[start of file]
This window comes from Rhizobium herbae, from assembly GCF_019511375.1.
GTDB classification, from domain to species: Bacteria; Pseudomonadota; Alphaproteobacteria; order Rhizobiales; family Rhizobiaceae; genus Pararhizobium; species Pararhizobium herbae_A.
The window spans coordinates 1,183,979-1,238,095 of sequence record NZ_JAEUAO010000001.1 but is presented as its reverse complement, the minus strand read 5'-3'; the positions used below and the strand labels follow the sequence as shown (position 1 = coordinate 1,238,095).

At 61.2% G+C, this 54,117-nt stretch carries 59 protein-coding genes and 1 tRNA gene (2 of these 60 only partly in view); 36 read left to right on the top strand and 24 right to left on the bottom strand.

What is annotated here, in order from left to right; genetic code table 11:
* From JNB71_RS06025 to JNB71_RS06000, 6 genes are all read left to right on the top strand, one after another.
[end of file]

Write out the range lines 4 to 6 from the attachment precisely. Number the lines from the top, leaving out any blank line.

At 61.2% G+C, this 54,117-nt stretch carries 59 protein-coding genes and 1 tRNA gene (2 of these 60 only partly in view); 36 read left to right on the top strand and 24 right to left on the bottom strand.

What is annotated here, in order from left to right; genetic code table 11:
* From JNB71_RS06025 to JNB71_RS06000, 6 genes are all read left to right on the top strand, one after another.